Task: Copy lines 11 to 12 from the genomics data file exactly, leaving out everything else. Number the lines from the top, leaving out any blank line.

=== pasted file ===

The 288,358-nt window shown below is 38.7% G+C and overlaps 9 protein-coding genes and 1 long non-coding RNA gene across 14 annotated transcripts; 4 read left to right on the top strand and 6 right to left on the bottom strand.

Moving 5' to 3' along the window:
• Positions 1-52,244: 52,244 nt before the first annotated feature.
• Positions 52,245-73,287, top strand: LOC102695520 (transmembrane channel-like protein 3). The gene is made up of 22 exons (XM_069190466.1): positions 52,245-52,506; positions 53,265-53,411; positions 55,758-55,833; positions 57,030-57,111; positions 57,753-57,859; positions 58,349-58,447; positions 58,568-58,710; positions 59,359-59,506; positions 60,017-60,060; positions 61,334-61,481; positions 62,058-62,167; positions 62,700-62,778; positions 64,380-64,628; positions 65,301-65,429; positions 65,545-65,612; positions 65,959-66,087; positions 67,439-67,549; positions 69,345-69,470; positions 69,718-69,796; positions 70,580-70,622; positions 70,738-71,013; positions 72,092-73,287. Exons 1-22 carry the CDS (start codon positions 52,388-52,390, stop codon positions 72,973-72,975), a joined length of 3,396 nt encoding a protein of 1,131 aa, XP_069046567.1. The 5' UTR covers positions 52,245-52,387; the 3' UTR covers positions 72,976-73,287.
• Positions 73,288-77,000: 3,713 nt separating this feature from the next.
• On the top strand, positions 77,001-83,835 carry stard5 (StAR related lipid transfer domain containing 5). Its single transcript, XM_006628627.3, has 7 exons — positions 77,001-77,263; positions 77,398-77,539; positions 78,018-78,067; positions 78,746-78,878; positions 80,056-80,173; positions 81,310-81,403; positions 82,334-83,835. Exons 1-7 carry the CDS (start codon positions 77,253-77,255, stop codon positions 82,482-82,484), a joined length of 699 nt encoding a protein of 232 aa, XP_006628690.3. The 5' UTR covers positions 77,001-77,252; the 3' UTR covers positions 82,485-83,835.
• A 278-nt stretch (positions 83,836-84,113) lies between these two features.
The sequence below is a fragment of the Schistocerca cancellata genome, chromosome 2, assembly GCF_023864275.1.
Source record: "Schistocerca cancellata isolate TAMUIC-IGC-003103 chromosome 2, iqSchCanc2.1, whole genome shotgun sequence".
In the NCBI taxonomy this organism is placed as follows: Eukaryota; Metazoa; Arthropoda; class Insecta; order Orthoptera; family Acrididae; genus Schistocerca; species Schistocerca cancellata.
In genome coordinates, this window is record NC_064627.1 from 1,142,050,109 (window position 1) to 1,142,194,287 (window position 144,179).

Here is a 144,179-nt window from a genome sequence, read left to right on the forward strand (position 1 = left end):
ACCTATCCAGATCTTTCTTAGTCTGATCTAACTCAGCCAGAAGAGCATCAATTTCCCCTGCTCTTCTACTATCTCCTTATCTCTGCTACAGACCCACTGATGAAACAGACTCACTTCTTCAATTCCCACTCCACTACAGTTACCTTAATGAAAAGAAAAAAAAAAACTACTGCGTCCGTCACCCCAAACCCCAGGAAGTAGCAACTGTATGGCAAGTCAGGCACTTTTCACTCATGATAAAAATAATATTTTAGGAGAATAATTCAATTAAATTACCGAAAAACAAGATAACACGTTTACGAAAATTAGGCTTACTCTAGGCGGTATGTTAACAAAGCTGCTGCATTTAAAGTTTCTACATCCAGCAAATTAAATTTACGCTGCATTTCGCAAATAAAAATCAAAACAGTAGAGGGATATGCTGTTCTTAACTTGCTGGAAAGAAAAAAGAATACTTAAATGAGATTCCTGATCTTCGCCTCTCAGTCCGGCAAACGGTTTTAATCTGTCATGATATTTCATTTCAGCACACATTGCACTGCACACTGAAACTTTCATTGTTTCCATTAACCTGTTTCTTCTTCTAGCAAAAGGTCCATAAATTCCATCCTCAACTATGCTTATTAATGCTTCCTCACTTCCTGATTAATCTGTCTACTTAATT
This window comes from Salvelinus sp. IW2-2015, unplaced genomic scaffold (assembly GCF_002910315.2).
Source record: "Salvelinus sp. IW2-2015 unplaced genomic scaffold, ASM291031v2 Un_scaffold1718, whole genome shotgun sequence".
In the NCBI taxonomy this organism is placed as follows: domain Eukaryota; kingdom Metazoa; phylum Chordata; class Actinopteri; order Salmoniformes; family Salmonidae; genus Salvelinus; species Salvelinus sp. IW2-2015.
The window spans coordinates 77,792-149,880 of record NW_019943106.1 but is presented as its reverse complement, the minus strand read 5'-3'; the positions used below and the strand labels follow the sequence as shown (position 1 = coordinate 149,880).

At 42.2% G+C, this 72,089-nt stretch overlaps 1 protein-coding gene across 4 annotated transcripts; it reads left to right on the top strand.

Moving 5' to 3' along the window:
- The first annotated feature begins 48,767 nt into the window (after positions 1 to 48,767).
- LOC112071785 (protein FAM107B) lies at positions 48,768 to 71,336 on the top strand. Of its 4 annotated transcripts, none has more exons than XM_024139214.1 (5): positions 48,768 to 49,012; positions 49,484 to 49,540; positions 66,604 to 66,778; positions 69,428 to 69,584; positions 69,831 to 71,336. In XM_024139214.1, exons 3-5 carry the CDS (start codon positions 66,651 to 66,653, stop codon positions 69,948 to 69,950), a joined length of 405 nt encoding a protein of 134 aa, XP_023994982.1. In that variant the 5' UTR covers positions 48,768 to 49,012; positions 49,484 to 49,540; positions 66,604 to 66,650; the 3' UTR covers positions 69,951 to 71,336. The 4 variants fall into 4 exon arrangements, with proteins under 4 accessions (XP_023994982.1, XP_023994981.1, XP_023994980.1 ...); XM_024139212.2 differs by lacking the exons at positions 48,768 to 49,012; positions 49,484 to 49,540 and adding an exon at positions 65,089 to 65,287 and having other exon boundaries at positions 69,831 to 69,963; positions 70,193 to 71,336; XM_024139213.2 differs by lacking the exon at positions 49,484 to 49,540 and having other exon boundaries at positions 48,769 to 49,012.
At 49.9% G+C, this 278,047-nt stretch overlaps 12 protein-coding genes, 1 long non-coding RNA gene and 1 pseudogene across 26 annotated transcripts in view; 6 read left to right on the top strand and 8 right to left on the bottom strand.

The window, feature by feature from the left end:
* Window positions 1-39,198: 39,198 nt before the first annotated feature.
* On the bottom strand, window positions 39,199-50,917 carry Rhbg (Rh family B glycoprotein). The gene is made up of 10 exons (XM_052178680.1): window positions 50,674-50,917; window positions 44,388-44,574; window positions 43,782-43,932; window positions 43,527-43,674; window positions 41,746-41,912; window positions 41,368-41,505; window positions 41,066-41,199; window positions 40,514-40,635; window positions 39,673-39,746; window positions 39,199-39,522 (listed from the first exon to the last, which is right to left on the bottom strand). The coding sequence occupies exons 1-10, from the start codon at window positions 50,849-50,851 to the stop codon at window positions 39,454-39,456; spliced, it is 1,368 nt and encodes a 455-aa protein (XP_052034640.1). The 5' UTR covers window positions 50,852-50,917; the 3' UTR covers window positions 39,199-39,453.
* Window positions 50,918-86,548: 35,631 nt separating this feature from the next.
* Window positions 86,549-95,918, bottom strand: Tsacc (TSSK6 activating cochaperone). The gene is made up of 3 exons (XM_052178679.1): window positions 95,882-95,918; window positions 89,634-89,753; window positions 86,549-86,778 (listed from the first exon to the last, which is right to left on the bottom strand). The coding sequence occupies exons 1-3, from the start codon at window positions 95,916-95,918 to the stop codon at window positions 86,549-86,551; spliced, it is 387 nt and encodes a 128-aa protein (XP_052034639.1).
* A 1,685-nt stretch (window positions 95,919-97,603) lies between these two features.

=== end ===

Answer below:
In genome coordinates, this window is record NC_064627.1 from 1,142,050,109 (window position 1) to 1,142,194,287 (window position 144,179).

Here is a 144,179-nt window from a genome sequence, read left to right on the forward strand (position 1 = left end):